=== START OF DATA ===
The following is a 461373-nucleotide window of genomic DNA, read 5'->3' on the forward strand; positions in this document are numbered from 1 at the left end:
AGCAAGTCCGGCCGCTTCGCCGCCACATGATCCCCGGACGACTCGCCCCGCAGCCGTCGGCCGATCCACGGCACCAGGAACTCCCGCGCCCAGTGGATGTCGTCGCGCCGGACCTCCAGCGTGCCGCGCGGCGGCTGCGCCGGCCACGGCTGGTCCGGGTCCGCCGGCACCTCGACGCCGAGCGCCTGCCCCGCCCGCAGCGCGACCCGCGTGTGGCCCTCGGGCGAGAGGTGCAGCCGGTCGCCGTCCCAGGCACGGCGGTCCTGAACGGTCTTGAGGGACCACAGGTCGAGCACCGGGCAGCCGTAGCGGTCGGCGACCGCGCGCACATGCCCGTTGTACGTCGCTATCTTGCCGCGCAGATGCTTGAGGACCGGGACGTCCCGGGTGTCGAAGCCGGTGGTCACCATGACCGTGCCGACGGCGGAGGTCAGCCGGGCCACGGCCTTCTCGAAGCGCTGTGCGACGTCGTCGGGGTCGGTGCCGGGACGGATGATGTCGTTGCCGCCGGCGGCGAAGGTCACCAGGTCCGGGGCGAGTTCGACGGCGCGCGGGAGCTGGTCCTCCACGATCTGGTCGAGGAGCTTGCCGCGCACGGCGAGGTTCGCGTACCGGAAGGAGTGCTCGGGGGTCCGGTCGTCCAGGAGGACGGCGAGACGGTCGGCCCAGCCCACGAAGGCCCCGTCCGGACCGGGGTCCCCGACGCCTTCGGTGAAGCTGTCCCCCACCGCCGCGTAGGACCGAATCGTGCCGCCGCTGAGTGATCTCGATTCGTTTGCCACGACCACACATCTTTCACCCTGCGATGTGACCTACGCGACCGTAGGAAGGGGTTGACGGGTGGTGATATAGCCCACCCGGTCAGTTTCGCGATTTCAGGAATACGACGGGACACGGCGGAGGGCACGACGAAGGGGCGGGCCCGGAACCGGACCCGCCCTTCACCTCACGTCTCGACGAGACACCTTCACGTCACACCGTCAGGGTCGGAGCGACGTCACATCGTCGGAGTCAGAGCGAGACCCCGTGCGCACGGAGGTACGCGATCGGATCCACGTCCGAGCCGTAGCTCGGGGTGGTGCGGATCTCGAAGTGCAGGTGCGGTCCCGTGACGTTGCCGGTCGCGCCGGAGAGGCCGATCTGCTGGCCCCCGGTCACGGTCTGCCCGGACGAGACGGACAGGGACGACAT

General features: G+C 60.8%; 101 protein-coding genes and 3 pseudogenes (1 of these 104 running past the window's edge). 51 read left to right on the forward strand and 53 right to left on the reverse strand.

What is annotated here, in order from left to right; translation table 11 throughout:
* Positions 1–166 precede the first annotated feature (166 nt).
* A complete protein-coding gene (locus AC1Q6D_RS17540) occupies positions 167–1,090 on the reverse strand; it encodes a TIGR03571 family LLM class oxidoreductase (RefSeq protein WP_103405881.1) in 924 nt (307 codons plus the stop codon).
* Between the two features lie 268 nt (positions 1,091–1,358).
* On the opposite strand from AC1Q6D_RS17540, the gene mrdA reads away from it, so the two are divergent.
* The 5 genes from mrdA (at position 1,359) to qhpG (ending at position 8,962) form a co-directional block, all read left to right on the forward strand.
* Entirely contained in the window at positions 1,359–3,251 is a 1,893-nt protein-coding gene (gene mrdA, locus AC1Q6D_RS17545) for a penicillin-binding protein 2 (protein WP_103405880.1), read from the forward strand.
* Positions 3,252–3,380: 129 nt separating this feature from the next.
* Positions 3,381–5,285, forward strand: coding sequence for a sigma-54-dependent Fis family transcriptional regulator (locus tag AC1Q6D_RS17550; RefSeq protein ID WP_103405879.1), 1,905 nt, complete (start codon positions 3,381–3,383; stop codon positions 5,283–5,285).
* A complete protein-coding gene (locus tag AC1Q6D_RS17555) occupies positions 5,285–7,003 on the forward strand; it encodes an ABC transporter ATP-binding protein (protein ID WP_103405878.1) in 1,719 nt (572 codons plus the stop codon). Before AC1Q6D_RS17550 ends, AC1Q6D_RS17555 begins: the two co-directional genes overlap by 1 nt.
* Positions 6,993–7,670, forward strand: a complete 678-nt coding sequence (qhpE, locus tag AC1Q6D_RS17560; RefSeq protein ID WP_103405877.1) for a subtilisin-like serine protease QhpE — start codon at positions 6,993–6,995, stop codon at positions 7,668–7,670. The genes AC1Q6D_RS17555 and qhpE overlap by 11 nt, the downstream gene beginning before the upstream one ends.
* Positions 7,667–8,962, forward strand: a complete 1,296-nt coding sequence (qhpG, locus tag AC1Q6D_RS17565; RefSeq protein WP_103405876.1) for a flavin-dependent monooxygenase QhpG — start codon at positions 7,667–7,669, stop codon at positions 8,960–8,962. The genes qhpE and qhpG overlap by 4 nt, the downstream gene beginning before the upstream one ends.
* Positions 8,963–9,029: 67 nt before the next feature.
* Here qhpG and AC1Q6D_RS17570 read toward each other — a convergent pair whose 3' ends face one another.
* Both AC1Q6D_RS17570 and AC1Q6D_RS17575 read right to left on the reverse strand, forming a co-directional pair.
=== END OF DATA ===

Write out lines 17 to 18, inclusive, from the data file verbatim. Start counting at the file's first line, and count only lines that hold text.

* Here qhpG and AC1Q6D_RS17570 read toward each other — a convergent pair whose 3' ends face one another.
* Both AC1Q6D_RS17570 and AC1Q6D_RS17575 read right to left on the reverse strand, forming a co-directional pair.